Mr Reville: My question is to the Minister of Health. It says in the throne speech that the government is going to address specialty care needs in areas such as emergency services. Given that promise in the throne speech, I want to ask why the Ministry of Health has instituted a policy that vacancies created by vacations, sick days and other employee absences in connection with air ambulance attendants are not going to be filled which, in my view and in the view of the attendants, leaves the Ministry of Health in the position of breaking the regulations of the Ambulance Act.

Hon Mrs Caplan: I think it is very important for the critic from the opposition party to know that there are standards of care and performance in all of the contracts with air ambulance operators which they are required to meet. I would say to him that I will ensure that those requirements are met.

Mr Reville: I am very relieved to hear the answer of the minister. Just so that she ensures that she meets the correct regulations, I think she needs to know that as of today emergency medical care assistants have been advised that they may have to work alone. Regulation 57 and regulation 58 of the Ambulance Act indicate that they must work with a qualified partner. That is the situation in the north. I think it is inappropriate to apply a different standard in northern Ontario than in southern Ontario. I want this minister to assure us that that policy will be revoked today.

Hon Mrs Caplan: I think it is important for the member opposite and for all members of the House to know that in the provision of emergency services there are different codes that are responses, some which are true emergencies and others which are not given the same emergency status.

I want to assure the member and all members of this House that all code 3 and code 4 emergencies will be covered by two-man teams.


Mr J. M. Johnson: My question is to the Minister of Government Services. You may recall, Mr Speaker, that on Thursday, 2 March, exactly two months ago, I addressed a question to the Chairman of Management Board concerning the sale of certain government-owned land in the city of Cambridge.

Unable to answer my question at that time, the Chairman of Management Board gave his assurance that he would gladly look into the matter and consult with the Minister of Government Services concerning the sale. I assume that consultation has taken place, but I have to date not received a reply either from the Chairman of Management Board or the Minister of Government Services.

I would now, therefore, like to restate my question. On 22 February, the Minister of Government Services announced the sale of 185 acres of land in the city of Cambridge for $4.4 million, or about $24,000 per acre, reportedly $12 million below its true market value.

Can the minister now tell the House if an appraised value of this land was obtained at the time of sale; did this government sell the land at less than its true market value; and if so, by how much?

Hon Mr Patten: In fact, I recall the question the member did ask at that time. I will put this in writing for him. I did ask my officials if they would check into the figures that were stated. They checked back with the city of Cambridge. The people at the department he refers to indeed said they had talked about a figure, but the figure they quoted was the market value, in their estimation, of land that would be serviced.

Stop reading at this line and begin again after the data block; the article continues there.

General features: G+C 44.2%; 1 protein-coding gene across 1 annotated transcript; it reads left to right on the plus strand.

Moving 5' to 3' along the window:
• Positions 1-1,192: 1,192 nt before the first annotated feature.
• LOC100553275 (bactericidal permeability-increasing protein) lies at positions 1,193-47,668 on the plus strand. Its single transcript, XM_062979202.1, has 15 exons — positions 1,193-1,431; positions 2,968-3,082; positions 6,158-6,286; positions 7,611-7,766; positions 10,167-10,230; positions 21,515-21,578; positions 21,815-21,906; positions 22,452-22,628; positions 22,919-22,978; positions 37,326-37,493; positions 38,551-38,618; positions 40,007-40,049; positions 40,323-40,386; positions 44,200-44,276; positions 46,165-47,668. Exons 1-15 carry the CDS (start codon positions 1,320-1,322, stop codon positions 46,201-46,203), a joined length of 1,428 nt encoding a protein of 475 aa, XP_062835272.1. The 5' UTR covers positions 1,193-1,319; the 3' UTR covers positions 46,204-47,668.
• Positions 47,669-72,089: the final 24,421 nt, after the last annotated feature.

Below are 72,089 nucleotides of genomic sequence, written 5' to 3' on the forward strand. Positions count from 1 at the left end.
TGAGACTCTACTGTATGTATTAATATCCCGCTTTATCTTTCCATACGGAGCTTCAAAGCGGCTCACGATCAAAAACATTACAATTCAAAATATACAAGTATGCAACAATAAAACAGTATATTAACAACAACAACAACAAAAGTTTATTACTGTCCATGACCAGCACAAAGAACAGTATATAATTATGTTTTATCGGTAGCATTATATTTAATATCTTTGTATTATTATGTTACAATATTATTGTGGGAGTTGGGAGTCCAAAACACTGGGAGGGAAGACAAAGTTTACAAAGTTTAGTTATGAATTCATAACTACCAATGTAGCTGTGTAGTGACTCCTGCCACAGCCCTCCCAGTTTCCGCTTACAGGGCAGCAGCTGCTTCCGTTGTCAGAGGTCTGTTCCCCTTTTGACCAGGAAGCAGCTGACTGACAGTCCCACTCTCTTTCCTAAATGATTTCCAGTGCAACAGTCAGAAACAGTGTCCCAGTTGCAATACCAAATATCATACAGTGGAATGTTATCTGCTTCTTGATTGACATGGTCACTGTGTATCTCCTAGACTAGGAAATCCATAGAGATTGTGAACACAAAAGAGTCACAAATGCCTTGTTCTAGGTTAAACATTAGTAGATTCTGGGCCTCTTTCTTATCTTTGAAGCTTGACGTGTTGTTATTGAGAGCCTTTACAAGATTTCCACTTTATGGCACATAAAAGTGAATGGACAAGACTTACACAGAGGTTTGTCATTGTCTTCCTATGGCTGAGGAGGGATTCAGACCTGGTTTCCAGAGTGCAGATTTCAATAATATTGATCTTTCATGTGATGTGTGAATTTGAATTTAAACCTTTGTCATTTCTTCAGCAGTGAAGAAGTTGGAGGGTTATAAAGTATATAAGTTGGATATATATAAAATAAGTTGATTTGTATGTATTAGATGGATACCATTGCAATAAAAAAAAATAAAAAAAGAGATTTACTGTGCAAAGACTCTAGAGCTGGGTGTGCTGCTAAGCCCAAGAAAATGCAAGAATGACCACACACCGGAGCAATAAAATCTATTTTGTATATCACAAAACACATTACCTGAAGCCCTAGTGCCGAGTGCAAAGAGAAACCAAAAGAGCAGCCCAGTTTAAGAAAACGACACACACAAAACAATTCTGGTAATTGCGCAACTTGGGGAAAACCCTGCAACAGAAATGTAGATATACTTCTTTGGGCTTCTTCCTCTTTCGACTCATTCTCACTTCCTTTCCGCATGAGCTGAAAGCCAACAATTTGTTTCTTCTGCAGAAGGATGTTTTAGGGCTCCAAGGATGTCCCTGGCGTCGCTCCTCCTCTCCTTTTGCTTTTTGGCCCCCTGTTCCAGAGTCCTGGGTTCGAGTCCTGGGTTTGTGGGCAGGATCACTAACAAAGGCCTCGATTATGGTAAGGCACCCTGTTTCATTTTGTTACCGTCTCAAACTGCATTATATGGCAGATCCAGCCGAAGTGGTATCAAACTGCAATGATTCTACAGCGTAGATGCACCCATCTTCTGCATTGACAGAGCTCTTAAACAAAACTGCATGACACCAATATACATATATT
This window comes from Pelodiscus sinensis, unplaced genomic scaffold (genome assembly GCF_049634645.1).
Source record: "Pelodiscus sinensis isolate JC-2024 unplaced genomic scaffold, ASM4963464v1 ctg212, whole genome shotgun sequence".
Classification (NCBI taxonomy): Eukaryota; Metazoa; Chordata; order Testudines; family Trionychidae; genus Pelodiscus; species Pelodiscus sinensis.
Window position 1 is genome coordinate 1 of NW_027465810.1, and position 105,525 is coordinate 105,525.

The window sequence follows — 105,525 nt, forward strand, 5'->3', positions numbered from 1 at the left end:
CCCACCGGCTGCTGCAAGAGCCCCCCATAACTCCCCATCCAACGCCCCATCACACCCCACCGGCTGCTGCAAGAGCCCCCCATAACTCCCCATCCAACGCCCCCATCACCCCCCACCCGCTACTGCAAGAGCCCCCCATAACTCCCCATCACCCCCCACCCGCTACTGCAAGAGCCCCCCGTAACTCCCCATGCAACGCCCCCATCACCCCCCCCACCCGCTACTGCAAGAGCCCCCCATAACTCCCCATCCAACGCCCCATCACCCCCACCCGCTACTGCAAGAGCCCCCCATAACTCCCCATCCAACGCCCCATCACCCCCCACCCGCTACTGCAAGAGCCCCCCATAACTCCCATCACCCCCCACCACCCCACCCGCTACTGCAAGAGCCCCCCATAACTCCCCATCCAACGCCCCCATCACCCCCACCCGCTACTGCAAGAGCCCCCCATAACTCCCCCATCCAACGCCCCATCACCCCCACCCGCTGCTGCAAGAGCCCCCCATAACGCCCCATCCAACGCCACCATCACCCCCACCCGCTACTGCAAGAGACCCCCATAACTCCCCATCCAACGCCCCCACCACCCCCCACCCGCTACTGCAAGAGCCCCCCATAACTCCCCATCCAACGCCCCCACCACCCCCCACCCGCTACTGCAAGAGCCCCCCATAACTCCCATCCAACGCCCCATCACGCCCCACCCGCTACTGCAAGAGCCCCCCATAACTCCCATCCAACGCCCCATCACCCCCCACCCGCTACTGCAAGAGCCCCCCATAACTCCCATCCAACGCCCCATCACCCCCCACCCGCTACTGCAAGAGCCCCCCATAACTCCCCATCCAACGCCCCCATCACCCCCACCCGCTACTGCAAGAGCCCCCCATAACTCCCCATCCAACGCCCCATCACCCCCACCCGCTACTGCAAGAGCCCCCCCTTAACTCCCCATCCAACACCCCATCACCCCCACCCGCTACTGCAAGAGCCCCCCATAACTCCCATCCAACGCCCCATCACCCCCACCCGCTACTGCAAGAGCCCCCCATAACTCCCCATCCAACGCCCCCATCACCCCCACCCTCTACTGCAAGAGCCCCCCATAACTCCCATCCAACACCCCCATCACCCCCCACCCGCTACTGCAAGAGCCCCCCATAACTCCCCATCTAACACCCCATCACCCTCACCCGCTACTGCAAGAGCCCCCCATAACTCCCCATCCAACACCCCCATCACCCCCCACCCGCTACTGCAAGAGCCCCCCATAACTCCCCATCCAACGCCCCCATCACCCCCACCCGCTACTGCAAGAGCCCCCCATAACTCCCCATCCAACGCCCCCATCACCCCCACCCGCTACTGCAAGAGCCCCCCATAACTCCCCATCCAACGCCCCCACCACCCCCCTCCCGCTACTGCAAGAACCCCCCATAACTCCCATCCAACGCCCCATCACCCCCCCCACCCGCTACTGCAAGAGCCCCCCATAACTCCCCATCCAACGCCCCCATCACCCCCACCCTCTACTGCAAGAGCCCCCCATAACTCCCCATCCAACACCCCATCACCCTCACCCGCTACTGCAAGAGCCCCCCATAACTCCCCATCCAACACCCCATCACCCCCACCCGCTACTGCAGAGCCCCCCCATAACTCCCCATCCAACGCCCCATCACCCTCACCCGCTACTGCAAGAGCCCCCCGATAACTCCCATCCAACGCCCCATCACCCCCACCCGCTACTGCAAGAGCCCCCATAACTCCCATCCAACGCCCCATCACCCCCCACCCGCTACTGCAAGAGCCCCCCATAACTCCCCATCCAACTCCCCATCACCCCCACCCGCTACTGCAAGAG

The land we have at this particular point is not serviced land. We always get a third-party appraisal of land before we sell it in order to arrive at the value of what that is. In this particular instance, yes, we did. If the member would like the information, I would be very happy to share that with him.



Mr Pelissero: “To the Honourable the Lieutenant Governor and the Legislative Assembly of Ontario:

“We, the undersigned, beg leave to petition the Parliament of Ontario as follows:

“To amend the Teachers’ Superannuation Act, 1983, in order that all teachers who retired prior to 31 May 1982 have their pensions recalculated on the best five years rather than at the present seven or 10 years.

“This proposed amendment would make the five-year criteria applicable to all retired teachers and would eliminate the present inequitable treatment.”

My name is signed at the bottom.

Mr Pollock: I have a petition signed by 125 people, which reads as follows:

“To the Honourable the Lieutenant Governor and the Legislative Assembly of Ontario:

“We, the undersigned, beg leave to petition the Parliament of Ontario as follows:

“To amend the Teachers’ Superannuation Act, 1983, in order that all teachers who retired prior to 31 May 1982 have their pensions recalculated on the best five years rather than at the present seven or 10 years.

“This proposed amendment would make the five-year criteria applicable to all retired teachers and would eliminate the present inequitable treatment.”

It is signed by myself.

Mrs Grier: I have a petition addressed to the Honourable the Lieutenant Governor and the Legislative Assembly of Ontario, which reads as follows:

“We, the undersigned, beg leave to petition the Parliament of Ontario as follows:

“To amend the Teachers’ Superannuation Act, 1983, in order that all teachers who retired prior to 31 May 1982 have their pensions recalculated on the best five years rather than at the present seven or 10 years.

“The proposed amendment would make the five-year criteria applicable to all retired teachers and would eliminate the present inequitable treatment.”